The Aberdeen board of commissioners has voted itself out of existence and will be replaced next year by a mayor and city council.
The five-member board unanimously approved a charter amendment Monday that would transform the Town of Aberdeen into a city governed by an elected mayor and a four-member council in its centennial year.
The commissioners will serve until the election in May, when voters will choose their first mayor and two council members.
The other council seats would be filled in a 1993 election, allowing commissioners Macon Tucker and Ronald Kupferman to serve out their two-year terms.
Much of the amendment is cosmetic and will alter only slightly the daily routine of the town's 100 employees. "We wanted to keep it as close to what we have now but better define authority," board President George Englesson said.
Englesson fills a liaison role butholds none of the powers that the new mayor will have.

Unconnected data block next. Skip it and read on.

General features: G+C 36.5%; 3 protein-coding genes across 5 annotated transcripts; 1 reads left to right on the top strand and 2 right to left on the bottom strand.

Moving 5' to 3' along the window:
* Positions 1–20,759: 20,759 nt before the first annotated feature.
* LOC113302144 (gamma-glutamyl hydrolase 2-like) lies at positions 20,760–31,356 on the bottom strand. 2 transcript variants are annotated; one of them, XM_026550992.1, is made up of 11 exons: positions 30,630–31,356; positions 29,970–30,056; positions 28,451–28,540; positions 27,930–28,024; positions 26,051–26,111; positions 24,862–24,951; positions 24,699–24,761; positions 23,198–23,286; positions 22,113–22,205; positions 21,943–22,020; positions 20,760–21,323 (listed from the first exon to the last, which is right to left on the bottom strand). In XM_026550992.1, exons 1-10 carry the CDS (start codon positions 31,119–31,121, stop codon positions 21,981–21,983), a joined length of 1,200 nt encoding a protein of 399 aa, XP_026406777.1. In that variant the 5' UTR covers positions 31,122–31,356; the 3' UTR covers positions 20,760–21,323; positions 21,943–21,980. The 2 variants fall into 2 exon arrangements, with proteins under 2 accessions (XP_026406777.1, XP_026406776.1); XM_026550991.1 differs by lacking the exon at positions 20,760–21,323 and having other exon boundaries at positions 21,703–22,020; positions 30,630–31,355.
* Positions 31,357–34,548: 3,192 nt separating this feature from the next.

The most important change will give limited executive powers to the mayor, who will serve as a contact between the city administrator and the council.
The amendment includes the following division of powers:
* The mayor will propose the city budget but the council could
could cut or increase spending.
* The mayor will appoint and dismiss department heads with council approval.
* The mayor and council will vote on all issues.
The council will choose a president from amongits members to preside over meetings.
Board members running for mayor would have to resign their seats. The board would pick replacements to fill any vacancies.
All of the positions will remain part-time jobs with two-year terms and receive the same $5,000 annual salary paid now to board members.
The new charter also grants voters the right to pass or overturn legislation through referendums.
Anyone opposed to the amendment establishing the new form of government must gather signatures from 20 percent of the town's voters within 40 days of its adoption in order to petition for a referendum on the May ballot.